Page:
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  • Writer's pictureRob Ervin

Rob Reviews "22 July"

I was not aware of the events of July 22nd, 2011 as it pertains to the country of Norway. It was on this day that the country would fall victim to its worst terrorist attack in its history, as Anders Behring Breivik would not only set off a bomb in a van parked by the Parliament building, but would then go to a summer camp island heavily armed and kill a bunch of its campers. The dead and injured combined would total almost three hundred, and it would change policy in the nation forever. Writer/director Paul Greengrass, responsible for “United 93” and “Captain Phillips,” has taken Asne Seierstad’s novel of that and the days and months that followed in “One of Us” and has made “22 July”.

The story from that fateful day through the trial and conviction of Breivik (Anders Danielsen Lie) is told from three different perspectives: Breivik himself and his lawyer Geir Lippestad (Jon Oigarden), the family of victims Vijar (Jonas Strand Gravli) and Torje (Isak Bakli Aglen), and briefly the government themselves, headed by Prime Minister Jens Stoltenberg (Ola G. Furuseth). The intensity is turned up to maximum from beginning to end, whether it is the day itself unfolding, the struggle by Lippestad to do his job properly as he tries to sort everything out for a client he does not morally want to defend but legally is obligated to, Vijar’s journey to the abyss and back, and Stoltenberg’s discoveries about flaws in his own administration that may or may not have been able to prevent the tragedies that befell their people.

Lie alone is worth the time to watch “22 July”. I imagine it would be difficult for him to get Breivik out of his head at the end of each day, given his commitment to the role at hand. This portrayal shows Breivik as cold, calculating, and even perhaps a victim of the hype in his own head as he tries to manipulate the system with a level of bravado that only he seems to believe in. Gravli also shines here as his story unfolds from surviving a nightmare to recovery and eventually facing the evil that put him where he is while just wanting to be a young man starting his journey to make a mark in this world in a family that has their own political connections on a local level vs. a national level. The rest of the cast works well around them, but this is truly the story of the two of them. Personally, I would like to have seen more of Stoltenberg’s story as things progressed, but at the better part of two and a half hours, that may be pushing into the “too long” territory.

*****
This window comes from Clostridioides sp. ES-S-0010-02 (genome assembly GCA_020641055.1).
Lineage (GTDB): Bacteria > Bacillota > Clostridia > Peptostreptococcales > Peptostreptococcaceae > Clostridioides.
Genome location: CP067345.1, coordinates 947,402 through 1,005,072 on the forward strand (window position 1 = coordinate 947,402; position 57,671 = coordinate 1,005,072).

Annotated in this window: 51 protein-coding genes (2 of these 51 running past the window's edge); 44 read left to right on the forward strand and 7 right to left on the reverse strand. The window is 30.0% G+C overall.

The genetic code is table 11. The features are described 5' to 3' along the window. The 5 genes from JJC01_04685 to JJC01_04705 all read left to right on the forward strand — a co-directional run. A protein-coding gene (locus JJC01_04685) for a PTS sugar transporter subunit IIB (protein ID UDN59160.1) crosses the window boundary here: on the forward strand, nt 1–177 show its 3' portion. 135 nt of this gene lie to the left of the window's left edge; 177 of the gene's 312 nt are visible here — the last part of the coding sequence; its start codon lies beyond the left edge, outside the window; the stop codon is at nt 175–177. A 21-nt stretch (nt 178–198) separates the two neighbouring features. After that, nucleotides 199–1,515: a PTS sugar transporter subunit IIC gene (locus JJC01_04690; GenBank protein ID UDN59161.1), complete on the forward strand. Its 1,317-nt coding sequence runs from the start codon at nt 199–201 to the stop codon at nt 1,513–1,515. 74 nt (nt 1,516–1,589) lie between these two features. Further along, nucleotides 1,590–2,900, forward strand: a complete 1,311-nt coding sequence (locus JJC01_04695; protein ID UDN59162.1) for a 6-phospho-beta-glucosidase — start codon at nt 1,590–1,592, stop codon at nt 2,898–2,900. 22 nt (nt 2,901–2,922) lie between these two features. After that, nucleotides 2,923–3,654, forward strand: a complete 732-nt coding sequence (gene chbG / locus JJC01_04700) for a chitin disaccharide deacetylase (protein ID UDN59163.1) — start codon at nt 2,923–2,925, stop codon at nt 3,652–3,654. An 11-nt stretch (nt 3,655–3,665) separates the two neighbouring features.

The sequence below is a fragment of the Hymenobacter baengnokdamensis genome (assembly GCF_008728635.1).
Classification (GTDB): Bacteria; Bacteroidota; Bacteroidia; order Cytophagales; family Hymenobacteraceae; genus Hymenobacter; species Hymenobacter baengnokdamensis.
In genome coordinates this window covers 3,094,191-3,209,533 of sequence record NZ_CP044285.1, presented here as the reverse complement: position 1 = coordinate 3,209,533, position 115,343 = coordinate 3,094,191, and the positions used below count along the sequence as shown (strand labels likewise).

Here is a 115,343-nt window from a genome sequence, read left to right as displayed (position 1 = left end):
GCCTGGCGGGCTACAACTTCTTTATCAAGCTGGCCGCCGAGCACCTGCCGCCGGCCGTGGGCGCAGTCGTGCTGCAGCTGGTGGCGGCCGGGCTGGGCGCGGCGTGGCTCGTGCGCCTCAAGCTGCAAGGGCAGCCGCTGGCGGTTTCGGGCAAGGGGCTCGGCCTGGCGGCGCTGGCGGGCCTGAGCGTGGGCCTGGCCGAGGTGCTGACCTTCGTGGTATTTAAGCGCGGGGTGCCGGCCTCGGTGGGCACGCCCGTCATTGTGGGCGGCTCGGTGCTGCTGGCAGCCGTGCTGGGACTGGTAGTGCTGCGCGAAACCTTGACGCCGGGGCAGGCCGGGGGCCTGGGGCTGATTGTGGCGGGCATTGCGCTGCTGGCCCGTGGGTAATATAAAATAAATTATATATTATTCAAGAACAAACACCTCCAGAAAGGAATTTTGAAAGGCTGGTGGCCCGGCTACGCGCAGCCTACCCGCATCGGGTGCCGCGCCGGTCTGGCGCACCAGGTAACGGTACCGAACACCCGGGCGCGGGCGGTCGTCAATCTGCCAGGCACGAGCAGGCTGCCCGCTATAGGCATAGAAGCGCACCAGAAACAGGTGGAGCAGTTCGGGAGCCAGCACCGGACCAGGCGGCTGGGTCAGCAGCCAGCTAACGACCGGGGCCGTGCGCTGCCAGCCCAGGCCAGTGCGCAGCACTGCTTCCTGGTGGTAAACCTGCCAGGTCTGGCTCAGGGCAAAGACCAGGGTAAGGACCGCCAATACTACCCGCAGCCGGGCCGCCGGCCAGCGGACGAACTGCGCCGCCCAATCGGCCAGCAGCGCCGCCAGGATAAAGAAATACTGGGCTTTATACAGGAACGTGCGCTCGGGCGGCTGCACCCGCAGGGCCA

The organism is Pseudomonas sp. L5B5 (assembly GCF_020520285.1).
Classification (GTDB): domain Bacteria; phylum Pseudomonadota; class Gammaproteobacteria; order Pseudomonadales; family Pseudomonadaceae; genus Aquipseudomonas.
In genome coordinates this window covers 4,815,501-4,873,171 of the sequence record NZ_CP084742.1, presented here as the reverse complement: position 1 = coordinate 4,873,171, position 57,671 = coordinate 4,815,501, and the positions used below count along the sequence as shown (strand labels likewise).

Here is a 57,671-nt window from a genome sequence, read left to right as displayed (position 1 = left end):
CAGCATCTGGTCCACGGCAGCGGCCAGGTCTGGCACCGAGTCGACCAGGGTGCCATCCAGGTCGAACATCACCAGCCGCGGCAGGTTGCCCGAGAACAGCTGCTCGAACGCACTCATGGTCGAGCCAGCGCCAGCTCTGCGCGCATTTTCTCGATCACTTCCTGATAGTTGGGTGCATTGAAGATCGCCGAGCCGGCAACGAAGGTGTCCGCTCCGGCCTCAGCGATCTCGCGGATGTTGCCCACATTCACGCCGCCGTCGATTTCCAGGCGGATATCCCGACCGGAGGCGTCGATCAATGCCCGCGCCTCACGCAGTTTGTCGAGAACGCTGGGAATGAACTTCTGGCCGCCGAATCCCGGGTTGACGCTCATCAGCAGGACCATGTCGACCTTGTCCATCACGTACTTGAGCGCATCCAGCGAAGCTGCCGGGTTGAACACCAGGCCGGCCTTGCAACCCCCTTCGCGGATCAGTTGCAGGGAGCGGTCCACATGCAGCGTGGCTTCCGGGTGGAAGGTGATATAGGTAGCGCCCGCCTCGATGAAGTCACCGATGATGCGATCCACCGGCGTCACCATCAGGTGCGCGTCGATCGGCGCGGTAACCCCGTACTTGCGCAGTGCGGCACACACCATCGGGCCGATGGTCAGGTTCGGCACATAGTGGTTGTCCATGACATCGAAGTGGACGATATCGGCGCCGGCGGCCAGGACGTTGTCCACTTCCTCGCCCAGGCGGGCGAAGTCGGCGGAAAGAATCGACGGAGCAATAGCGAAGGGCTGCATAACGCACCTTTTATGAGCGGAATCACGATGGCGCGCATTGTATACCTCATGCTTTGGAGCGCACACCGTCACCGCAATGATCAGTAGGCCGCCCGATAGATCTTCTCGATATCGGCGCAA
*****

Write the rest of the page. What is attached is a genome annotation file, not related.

To solve that problem, I think this could have been broken into a three to five part miniseries to help educate a worldwide audience to what happened in that section of the world. Given that this is a Netflix production, this does not seem to be too heavy of a lift outside of the possibility of the attempt to get “22 July” in for any award consideration for film. Regardless, this is an impressive film that I highly recommend with the understanding that this is not for the entire family due to the level of intensity and graphic violence. Take some time to put this in your queue to watch as soon as you can!

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